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5 Top Tips to Surviving a Screen-free Holiday with Your Teens

December 11, 2019

5 Top Tips to Surviving a Screen-free Holiday with Your Teens

The holiday season is drawing near. And for some, like us, it's already here! Yikes! How did that happen?

The good news is that it means everyone can take a break from the usual routines of running from sport and extra curricular activities to music lessons and concerts, and if we are lucky enough, we can hang up our chaffeur's hat for a couple of weeks. But it does mean that the days can feel rather long and slow and I'm sure the words "I'm bored" are not far from many teenagers' lips.

We are hanging around for the most part of the holidays and have been a bit concerned about how much time our kids will be glued to the screen. So we had to do put together a bit of a plan. Here are 5 of our top tips to a screen-free holiday with your teens.

#1 Set clear expectations

Explain to your teens that being on their screens all day, every day of the holidays is not an option. Ask for their input and get them to put together a proposal or have a discussion on what they think is a fair trade for some screen time. Our kids included things like finishing their music practice as well as their usual responsibilities that they need to do around the house eg. making their beds, keeping their rooms tidy, tidying their desk etc. We also discussed as a family that playing a game together on a game console or watching a movie or tv show together won't eat into their personal screen-time. In the end, all three of our kids decided that one hour was a fair amount of personal screen time each day.

#2 Have a plan

During the school term, kids' lives are filled with activity, almost from the moment they open their eyes until they fall asleep. So it's a bit unrealistic for them to know how to fill all those extra hours they have during the holidays. That's where we come in. Help them with ideas on how they can fill their time. Remind them about some of the things they enjoy doing. Give them examples of projects they could do. Book them into activities they don't usually get the opportunity to do during the term. Let them have a friend over. For example, one of our daughters has decided to sew an apron and to also make some little felt animals. Our girls will attend a workshop at the RSPCA in a couple of weeks and our son attended a song writing workshop. Our kids also started a tradition of individually cooking a three course meal for the family every holiday break, a challenge inspired by Masterchef.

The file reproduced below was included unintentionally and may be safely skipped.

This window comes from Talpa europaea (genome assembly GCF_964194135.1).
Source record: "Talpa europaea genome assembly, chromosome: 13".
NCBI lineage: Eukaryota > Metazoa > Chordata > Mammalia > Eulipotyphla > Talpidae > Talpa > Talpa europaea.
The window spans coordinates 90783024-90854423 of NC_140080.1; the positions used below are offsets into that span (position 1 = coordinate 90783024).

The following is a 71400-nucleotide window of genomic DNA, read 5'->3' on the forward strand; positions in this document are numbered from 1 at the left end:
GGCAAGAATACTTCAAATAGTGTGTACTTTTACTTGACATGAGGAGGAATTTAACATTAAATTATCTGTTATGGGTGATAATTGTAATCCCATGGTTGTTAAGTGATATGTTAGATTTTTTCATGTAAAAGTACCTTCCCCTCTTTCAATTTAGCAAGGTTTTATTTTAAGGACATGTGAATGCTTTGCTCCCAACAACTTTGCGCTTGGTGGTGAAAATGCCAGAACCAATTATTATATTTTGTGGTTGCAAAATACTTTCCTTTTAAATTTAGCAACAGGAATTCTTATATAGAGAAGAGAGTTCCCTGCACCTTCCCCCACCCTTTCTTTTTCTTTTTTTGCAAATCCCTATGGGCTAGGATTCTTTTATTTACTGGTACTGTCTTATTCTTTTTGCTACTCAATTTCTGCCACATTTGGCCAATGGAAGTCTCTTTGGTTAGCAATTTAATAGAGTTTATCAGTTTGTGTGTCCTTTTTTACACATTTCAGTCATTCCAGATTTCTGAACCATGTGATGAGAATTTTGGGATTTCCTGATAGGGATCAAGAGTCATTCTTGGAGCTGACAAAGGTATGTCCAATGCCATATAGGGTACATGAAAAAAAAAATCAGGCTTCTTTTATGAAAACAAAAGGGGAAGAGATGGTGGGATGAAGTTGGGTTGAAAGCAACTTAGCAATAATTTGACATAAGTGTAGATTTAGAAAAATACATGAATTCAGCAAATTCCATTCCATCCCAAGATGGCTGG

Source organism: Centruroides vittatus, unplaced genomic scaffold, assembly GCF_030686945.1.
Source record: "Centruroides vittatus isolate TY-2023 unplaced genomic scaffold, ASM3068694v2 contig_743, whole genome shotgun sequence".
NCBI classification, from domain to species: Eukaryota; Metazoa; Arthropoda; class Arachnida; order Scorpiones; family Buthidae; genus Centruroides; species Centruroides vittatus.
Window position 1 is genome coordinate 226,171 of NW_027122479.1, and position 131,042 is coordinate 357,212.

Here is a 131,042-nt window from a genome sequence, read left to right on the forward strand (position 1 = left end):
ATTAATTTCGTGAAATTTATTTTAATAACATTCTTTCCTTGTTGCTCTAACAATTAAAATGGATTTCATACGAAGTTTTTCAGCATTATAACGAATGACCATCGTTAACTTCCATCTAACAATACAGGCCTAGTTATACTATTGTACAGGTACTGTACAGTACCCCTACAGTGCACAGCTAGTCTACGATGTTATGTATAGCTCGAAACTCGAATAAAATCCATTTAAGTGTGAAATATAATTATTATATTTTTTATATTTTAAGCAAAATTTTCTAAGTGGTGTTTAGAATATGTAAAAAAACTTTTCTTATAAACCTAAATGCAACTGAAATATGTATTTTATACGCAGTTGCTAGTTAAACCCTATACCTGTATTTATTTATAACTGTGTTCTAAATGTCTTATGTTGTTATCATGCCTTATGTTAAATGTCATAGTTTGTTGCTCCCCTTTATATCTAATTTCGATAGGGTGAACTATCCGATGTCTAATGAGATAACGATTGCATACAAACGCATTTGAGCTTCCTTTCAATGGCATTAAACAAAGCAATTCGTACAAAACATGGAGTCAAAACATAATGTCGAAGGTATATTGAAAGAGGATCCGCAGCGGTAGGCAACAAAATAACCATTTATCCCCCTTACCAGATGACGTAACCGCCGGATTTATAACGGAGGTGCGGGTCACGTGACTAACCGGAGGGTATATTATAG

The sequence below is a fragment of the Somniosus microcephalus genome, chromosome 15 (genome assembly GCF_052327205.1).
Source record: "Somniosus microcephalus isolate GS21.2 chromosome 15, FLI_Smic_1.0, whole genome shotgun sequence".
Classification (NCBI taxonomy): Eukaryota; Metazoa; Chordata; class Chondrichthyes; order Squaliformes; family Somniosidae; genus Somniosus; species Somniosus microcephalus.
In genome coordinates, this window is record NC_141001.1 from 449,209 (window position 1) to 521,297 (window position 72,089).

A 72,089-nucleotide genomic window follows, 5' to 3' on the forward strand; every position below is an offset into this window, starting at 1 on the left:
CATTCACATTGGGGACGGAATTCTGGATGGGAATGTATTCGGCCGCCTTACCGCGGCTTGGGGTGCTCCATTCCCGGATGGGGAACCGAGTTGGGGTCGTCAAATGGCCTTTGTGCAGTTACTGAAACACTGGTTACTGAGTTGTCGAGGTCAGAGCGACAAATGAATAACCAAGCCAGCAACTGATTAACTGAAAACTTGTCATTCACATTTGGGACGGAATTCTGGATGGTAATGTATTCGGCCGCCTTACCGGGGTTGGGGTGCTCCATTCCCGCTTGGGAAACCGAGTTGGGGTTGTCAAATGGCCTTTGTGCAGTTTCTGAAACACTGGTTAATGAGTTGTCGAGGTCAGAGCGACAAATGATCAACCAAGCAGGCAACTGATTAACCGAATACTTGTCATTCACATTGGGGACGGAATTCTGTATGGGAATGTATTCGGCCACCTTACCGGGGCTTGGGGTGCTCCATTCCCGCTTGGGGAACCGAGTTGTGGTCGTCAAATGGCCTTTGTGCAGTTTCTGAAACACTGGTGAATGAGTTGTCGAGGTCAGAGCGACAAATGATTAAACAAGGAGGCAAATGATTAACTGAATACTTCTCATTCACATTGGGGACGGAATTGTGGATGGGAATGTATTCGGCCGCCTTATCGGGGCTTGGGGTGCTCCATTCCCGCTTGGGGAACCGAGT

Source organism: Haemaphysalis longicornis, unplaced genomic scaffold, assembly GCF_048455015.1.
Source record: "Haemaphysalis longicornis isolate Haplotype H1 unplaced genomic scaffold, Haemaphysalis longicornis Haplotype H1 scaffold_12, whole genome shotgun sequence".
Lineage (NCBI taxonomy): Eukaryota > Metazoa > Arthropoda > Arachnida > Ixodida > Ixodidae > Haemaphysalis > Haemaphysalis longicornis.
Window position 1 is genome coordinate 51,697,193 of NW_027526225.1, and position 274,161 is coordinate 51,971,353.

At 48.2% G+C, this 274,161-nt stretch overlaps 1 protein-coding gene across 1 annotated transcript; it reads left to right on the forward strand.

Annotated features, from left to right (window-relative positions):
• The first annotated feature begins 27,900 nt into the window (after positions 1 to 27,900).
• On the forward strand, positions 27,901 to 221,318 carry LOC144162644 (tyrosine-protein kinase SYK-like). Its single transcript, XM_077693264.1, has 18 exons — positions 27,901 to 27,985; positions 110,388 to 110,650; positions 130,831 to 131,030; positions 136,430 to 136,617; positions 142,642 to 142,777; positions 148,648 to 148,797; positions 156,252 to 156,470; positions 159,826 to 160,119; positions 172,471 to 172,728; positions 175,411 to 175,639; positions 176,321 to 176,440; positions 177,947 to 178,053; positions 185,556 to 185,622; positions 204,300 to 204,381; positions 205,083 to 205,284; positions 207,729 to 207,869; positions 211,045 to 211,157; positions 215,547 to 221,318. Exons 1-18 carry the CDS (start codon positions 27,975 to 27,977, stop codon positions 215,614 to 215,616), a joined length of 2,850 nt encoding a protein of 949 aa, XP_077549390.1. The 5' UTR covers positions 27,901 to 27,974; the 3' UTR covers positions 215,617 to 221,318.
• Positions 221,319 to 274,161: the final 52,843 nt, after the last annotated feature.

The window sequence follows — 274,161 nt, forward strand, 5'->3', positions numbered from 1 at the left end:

#3 Get out and about

Even though we are home during the holidays, it doesn't mean we can't head out and sight see our beautiful city. Admittedly, the weather here in Sydney is not great right now as we are in the middle of a huge bushfire crisis (thank you to all the RFS workers and volunteers who are tirelessly fighting the raging fires) but there is still so much to see whether it's your city's tourist attractions, walking tracks, museums or art galleries.

#4 Find someone to help

We hit Christmas in two weeks time, so it's actually the perfect time to open our kids' eyes to just how much they have and all they can be grateful for. There are so many others who are less fortunate than us. Christmas is a great time to volunteer to assist a charity, who are often extra busy over this period, or to visit a nursing home to bring cheer to those who don't have loved ones to visit them. We have booked the family in to do some volunteer work, helping prepare meals for those much less fortunate than us. It may even be as simple as baking some cookies and writing a nice card to the neighbours in your street.

#5 Be an example

As someone with an online store, this is a hard tip for me to follow. But how can I expect my kids to be off-screen if I am constantly on-screen myself? Of course, they do know that sometimes that my screen time is work time, but I'm going to make an extra effort to set aside screen-free time to spend with the kids, whether it's to read a book or to hang out with them around a board game. Because the holiday season isn't really about presents, but rather being present with others.

How will you be spending your holidays?



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